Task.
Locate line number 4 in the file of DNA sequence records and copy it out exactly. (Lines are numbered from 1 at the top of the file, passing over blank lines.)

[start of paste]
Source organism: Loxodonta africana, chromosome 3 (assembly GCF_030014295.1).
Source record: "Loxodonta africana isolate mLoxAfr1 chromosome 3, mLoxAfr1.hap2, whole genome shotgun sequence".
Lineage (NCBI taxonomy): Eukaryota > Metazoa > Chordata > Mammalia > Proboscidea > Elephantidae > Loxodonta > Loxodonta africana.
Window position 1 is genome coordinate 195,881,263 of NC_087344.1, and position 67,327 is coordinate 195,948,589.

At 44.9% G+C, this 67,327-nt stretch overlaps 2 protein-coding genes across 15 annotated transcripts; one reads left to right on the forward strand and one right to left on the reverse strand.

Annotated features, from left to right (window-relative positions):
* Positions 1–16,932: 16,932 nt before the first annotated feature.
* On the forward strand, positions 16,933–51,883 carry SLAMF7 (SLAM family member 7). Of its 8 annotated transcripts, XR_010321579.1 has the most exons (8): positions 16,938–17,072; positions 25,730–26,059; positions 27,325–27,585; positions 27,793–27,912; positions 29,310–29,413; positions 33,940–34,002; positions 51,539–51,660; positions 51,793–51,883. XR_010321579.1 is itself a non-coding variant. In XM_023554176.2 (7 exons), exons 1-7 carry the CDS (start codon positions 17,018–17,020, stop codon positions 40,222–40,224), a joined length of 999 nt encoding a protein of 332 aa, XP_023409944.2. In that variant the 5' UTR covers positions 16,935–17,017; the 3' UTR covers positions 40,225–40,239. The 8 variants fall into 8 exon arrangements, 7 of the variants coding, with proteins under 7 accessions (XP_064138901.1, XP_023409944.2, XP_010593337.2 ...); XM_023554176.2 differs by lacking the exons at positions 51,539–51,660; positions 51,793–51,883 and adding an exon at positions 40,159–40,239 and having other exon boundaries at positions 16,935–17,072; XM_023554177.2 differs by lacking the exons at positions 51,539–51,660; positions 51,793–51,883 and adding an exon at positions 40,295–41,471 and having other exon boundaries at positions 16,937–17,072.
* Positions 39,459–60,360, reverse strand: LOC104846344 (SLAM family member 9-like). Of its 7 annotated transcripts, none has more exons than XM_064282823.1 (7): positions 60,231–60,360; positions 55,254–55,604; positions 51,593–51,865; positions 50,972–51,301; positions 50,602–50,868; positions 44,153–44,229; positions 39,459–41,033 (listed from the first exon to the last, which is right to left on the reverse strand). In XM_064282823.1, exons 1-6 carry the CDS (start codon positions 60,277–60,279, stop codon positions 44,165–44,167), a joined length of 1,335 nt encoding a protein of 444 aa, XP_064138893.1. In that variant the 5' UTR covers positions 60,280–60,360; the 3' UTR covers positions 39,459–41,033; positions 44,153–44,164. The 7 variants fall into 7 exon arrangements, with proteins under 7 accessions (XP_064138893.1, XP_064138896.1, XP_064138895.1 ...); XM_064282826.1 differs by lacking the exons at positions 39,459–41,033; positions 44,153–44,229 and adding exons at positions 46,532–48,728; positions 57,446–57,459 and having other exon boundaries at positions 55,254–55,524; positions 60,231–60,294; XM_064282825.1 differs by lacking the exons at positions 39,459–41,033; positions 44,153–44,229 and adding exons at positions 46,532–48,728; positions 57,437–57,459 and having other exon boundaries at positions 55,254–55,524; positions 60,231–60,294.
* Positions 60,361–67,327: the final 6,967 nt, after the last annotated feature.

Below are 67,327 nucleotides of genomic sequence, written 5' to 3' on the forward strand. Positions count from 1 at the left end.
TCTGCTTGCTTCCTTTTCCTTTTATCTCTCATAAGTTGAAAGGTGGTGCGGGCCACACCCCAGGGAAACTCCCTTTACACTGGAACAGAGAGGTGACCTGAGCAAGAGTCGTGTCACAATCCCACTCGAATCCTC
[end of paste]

Window position 1 is genome coordinate 195,881,263 of NC_087344.1, and position 67,327 is coordinate 195,948,589.